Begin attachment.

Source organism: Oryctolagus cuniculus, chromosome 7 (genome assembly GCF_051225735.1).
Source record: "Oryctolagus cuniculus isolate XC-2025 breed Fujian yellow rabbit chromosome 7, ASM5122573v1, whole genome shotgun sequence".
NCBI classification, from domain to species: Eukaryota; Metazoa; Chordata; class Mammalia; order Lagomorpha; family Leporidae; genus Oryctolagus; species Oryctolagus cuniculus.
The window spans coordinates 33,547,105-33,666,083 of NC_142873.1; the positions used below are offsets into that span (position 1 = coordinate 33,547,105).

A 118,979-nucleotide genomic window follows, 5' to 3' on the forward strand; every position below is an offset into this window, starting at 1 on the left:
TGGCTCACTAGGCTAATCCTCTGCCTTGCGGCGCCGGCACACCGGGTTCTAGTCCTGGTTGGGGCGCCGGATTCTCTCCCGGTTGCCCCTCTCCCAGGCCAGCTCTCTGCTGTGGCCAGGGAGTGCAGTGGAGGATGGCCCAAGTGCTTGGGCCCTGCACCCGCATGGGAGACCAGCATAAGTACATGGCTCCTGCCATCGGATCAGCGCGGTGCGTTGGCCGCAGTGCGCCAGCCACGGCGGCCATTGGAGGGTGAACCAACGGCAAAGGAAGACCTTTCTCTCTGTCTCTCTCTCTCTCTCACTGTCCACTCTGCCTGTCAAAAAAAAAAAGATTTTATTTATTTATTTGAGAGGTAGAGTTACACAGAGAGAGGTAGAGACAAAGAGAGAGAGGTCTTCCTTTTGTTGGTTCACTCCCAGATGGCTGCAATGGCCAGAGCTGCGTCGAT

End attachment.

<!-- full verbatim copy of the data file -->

Source organism: Oryctolagus cuniculus, chromosome 7 (genome assembly GCF_051225735.1).
Source record: "Oryctolagus cuniculus isolate XC-2025 breed Fujian yellow rabbit chromosome 7, ASM5122573v1, whole genome shotgun sequence".
NCBI classification, from domain to species: Eukaryota; Metazoa; Chordata; class Mammalia; order Lagomorpha; family Leporidae; genus Oryctolagus; species Oryctolagus cuniculus.
The window spans coordinates 33,547,105-33,666,083 of NC_142873.1; the positions used below are offsets into that span (position 1 = coordinate 33,547,105).

A 118,979-nucleotide genomic window follows, 5' to 3' on the forward strand; every position below is an offset into this window, starting at 1 on the left:
TGGCTCACTAGGCTAATCCTCTGCCTTGCGGCGCCGGCACACCGGGTTCTAGTCCTGGTTGGGGCGCCGGATTCTCTCCCGGTTGCCCCTCTCCCAGGCCAGCTCTCTGCTGTGGCCAGGGAGTGCAGTGGAGGATGGCCCAAGTGCTTGGGCCCTGCACCCGCATGGGAGACCAGCATAAGTACATGGCTCCTGCCATCGGATCAGCGCGGTGCGTTGGCCGCAGTGCGCCAGCCACGGCGGCCATTGGAGGGTGAACCAACGGCAAAGGAAGACCTTTCTCTCTGTCTCTCTCTCTCTCTCACTGTCCACTCTGCCTGTCAAAAAAAAAAAGATTTTATTTATTTATTTGAGAGGTAGAGTTACACAGAGAGAGGTAGAGACAAAGAGAGAGAGGTCTTCCTTTTGTTGGTTCACTCCCAGATGGCTGCAATGGCCAGAGCTGCGTCGAT